Whatever the Default RAM Frequency is for your CPU then that's the fastest Dell or any OEM BIOS is going to allow. DDR2 800MHz will down-clock to DDR2 667MHz and the lower the CAS per Frequency then the faster the kit -- DO NOT MIX: Frequency, CAS nor especially Voltage. Yes 2GB for XP and 4GB of Windows 7 are the minimums I recommend.

As far as which kit -- flip a coin.

CAS vs Frequency:
http://i1013.photobucket.com/albums/af254/Jaquith/CAS_Frequncy_Chart.png


I hate to nitpick but the DDR transfer rate is twice the IO bus frequency, not twice the core memory frequency. There's another ratio between the IO Bus frequency and the core memory frequency, for DDR it is 1:1, for DDR2 it is 2:1, and for DDR3 it is 4:1. Thus, DDR-400 / PC-3200, DDR2-800 / PC2-6400 and DDR3-1600 / PC3-12800 all have core memory frequencies of 200Mhz with IO bus speeds of 200Mhz, 400Mhz and 800Mhz respectively. Even top of the line DDR3-3000 only has a core memory clock of 375Mhz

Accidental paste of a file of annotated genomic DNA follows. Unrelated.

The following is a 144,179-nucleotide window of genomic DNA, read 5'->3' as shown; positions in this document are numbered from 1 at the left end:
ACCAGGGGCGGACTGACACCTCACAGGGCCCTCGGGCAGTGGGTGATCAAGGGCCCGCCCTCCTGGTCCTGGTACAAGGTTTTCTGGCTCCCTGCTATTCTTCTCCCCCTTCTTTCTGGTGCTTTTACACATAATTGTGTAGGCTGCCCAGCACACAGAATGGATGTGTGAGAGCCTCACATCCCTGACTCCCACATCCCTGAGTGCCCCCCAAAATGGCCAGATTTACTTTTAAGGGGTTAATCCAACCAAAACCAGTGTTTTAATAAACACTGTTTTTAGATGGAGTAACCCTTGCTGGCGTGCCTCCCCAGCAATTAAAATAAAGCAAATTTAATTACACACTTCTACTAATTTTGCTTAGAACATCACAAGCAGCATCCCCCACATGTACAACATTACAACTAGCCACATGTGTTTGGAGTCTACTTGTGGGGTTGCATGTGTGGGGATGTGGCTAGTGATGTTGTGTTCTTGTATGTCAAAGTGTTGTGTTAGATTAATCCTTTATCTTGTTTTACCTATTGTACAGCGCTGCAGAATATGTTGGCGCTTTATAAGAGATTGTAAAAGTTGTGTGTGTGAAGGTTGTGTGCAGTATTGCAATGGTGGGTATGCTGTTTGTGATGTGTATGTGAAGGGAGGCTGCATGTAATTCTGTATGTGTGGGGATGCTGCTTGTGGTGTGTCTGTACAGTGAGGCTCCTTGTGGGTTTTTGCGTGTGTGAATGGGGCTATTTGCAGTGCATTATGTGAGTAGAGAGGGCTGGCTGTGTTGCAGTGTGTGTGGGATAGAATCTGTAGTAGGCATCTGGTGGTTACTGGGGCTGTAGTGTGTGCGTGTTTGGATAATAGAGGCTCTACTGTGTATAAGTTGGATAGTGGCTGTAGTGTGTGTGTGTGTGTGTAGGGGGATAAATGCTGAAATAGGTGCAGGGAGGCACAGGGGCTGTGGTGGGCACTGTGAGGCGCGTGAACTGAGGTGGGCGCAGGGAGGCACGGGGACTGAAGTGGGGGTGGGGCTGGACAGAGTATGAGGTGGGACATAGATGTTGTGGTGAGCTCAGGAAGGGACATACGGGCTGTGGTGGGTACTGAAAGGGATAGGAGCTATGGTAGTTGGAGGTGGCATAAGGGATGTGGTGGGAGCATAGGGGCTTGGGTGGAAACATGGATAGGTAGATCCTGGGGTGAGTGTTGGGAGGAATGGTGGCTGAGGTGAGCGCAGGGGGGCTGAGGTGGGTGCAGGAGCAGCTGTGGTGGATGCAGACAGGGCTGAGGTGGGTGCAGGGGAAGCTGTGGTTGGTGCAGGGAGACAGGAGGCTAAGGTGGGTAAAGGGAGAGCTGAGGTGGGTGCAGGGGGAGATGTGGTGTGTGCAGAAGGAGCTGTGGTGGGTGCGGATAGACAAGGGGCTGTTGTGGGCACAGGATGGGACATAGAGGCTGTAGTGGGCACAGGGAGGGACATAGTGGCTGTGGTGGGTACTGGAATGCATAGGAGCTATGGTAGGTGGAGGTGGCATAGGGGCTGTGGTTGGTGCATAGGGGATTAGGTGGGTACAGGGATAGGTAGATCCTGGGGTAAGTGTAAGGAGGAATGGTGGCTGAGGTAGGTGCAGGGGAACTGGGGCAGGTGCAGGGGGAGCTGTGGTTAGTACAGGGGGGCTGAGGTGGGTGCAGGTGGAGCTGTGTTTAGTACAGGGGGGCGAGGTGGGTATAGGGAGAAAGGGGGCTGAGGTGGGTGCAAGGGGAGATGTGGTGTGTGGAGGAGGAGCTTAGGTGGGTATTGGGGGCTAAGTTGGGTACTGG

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June 29, 2012 4:04:41 PM

Best answer selected by snoots.
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a c 347 } Memory
June 29, 2012 4:50:30 PM

Pinhedd said:
I hate to nitpick but the DDR transfer rate is twice the IO bus frequency, not twice the core memory frequency. There's another ratio between the IO Bus frequency and the core memory frequency, for DDR it is 1:1, for DDR2 it is 2:1, and for DDR3 it is 4:1. Thus, DDR-400 / PC-3200, DDR2-800 / PC2-6400 and DDR3-1600 / PC3-12800 all have core memory frequencies of 200Mhz with IO bus speeds of 200Mhz, 400Mhz and 800Mhz respectively. Even top of the line DDR3-3000 only has a core memory clock of 375Mhz